North and South American as well as Japanese riders had taken part in Olympic Games before, but to ship horses around the globe for less than Olympic glory wasn’t usual yet. Thus also the first official World championships in Berne remained an almost entirely European affair, with just four European nations competing for three team medals. Only one rider, Diana Firmin-Didot with Avaune from the USA, represented a non European country in the Grand Prix.
There were 24 riders from 6 nations contesting the team medals and the qualification for the ride-off of the best 6 the day after. Germany, the Soviet Union, Switzerland and Sweden were the four countries sending full teams of three, the Czechoslovakian Republic had two individual riders and the USA had the already mentioned one in Berne. Great Britain had nominated a ladies’ team, but was forced to withdraw it due to the Swamp Fever restrictions.
Because the field in the Grand Prix was quite small, riders could start a second horse. Dr. Josef Neckermann and Dr. Reiner Klimke made use of this, while the medal favorites Germany, Switzerland and the Soviet Union also sent individual riders. The Swiss had six starters at whole of who no less than four were members of the host facility and riders of the Cavalry School of their country. It was a tradition which slowly faded in the years to come. Not unexpected, the German team had the biggest contingent in Berne with 5 riders and 7 horses in the Grand Prix.
The Grand Prix / Team Competition
Unlike nowadays, in 1966 the horses which started in the Grand Prix had the opportunity to warm themselves up in an Intermediate class where they also met non-starters of the Grand Prix.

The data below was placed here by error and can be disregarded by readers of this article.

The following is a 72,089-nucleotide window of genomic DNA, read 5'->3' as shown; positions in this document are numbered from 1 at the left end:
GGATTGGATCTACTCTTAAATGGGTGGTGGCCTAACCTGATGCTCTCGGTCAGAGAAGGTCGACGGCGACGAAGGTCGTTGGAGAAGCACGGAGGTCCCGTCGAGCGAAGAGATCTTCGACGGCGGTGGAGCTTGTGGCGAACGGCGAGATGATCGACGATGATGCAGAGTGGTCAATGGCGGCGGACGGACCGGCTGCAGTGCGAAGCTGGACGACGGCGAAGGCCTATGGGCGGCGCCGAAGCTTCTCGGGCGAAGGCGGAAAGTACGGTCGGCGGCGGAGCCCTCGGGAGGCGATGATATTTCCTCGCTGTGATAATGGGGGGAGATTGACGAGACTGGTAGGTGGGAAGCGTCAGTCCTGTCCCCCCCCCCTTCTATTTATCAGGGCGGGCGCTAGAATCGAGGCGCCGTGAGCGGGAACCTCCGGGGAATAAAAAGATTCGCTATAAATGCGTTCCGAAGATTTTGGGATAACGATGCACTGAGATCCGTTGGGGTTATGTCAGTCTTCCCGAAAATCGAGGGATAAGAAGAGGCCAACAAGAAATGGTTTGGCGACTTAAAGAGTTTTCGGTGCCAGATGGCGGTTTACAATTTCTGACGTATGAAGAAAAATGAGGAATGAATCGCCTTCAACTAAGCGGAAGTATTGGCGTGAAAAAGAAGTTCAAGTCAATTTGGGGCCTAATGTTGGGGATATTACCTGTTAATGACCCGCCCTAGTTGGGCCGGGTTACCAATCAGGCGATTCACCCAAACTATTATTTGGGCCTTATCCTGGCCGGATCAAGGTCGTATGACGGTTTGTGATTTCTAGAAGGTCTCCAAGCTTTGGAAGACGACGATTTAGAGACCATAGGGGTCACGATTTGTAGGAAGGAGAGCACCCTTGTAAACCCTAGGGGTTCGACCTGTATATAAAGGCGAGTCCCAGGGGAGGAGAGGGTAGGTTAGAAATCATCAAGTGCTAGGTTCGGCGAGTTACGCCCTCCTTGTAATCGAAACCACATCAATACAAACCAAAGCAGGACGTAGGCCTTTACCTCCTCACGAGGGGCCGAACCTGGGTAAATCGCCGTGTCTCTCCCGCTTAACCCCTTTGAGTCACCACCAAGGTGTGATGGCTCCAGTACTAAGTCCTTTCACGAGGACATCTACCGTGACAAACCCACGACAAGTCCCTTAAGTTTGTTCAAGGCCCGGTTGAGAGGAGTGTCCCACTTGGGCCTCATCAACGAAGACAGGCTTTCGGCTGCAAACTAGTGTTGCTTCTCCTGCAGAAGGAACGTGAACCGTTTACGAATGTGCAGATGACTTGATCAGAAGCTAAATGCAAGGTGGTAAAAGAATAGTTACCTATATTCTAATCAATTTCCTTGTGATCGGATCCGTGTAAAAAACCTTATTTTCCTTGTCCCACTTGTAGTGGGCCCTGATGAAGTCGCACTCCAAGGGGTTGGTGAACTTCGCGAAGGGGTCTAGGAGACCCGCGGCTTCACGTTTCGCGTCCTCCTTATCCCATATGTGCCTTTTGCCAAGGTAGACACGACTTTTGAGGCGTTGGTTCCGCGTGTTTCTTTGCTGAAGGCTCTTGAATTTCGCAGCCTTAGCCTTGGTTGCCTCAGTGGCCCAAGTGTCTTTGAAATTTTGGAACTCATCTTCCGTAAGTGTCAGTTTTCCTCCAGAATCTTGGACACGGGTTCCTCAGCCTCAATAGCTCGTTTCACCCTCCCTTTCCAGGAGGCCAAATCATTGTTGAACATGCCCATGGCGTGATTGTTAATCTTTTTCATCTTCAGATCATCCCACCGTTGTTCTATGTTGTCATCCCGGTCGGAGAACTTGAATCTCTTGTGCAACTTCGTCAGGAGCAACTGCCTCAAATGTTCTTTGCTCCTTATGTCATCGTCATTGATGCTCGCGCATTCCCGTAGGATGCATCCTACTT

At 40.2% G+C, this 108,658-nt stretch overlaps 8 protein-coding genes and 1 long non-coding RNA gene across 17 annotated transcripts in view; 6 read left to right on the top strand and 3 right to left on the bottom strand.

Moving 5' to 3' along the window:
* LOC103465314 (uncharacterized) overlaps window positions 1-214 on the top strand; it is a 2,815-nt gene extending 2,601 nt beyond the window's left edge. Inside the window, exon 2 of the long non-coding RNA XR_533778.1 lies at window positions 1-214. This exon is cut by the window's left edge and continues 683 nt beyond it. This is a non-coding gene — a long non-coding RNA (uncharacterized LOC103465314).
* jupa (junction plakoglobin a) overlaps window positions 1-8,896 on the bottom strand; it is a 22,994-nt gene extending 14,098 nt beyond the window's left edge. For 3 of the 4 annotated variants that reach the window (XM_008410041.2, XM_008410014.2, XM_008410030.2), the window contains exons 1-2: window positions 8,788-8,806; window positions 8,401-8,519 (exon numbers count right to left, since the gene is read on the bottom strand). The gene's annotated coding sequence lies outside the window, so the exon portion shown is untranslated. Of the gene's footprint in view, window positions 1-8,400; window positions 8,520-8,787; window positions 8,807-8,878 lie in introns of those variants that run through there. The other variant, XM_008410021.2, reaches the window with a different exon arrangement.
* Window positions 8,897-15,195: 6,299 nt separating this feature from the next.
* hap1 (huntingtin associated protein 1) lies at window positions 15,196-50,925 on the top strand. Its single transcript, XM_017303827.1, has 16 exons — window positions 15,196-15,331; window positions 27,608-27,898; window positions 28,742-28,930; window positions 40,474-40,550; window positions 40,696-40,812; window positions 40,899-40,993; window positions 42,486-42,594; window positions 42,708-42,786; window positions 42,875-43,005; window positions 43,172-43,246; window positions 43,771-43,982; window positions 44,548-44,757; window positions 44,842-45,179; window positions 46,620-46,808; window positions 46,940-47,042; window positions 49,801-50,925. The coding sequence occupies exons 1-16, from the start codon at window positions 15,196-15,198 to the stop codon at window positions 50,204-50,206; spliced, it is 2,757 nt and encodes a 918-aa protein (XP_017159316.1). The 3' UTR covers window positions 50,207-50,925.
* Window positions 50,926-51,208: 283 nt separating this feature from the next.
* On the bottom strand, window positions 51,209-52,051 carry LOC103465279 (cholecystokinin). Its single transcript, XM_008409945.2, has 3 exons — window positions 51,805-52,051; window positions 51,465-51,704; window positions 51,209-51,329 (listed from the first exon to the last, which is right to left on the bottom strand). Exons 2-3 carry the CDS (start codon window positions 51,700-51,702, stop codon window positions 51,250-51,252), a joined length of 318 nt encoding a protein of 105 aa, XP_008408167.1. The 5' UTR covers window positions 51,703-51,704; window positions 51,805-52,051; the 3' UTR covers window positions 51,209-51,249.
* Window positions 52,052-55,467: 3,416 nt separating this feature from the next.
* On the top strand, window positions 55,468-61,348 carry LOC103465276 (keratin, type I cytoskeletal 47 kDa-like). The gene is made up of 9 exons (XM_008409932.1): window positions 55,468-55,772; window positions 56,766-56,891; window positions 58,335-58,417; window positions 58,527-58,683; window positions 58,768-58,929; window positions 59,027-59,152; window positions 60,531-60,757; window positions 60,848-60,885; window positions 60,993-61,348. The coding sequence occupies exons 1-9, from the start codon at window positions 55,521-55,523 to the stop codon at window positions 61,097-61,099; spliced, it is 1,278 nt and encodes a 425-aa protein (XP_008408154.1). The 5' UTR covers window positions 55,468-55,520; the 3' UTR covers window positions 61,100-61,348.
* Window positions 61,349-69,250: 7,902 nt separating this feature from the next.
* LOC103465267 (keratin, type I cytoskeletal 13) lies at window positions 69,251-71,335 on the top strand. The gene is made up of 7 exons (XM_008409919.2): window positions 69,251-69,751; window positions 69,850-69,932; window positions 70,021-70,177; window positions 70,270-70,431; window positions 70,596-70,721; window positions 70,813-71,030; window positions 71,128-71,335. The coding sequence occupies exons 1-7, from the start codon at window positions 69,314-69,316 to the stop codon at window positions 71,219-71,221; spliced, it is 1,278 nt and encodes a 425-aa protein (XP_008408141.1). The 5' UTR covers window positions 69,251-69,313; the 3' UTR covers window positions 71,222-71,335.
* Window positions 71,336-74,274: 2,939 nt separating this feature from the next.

In this Intermediate class Germany had already indicated their supremacy with having five horses in the first five places. The mainly Swiss audience may have wished for their team to finally interrupt Germany’s reign in international championships since 1964, but it remained wishful thinking.
The victorious Tokyo team of Dr. Reiner Klimke and his 15-year-old Hanoverian gelding Dux (by Duellant), Harry Boldt and his 11-year-old Westfalian gelding Remus (by Ramzes AA) as well as Dr. Josef Neckermann and his identically aged Holsteiner mare Antoinette (by Anblick xx) was never challenged by the Swiss team which lacked the outstanding ride to do so. Placing 2nd (Klimke), 3rd (Boldt) and 4th (Neckermann), the team won the first team competition at World championships with remarkable 118 points leeway.
Six of the first ten places in the Grand Prix were taken by German riders, with the best Swiss in 5th place. Double European and Olympic champion of 1964, Henri Chammartin, was best of his team, but still 9 points behind the worst German team rider. His highly refined Swedish bred gelding Wolfdietrich (by Daladier xx), whom he had debuted at Olympic level in 1960 and who at 15 came into the autumn of his career, was less brilliant than in the past and couldn’t remain faultless. The silver medalists of Rome, Gustav Fischer and his 13-year-old tall Swedish gelding Wald (by Drabant), came 8th, with Tokyo team mate Marianne Gossweiler 9th on her Holsteiner-Lipizzan crossbred Stephan.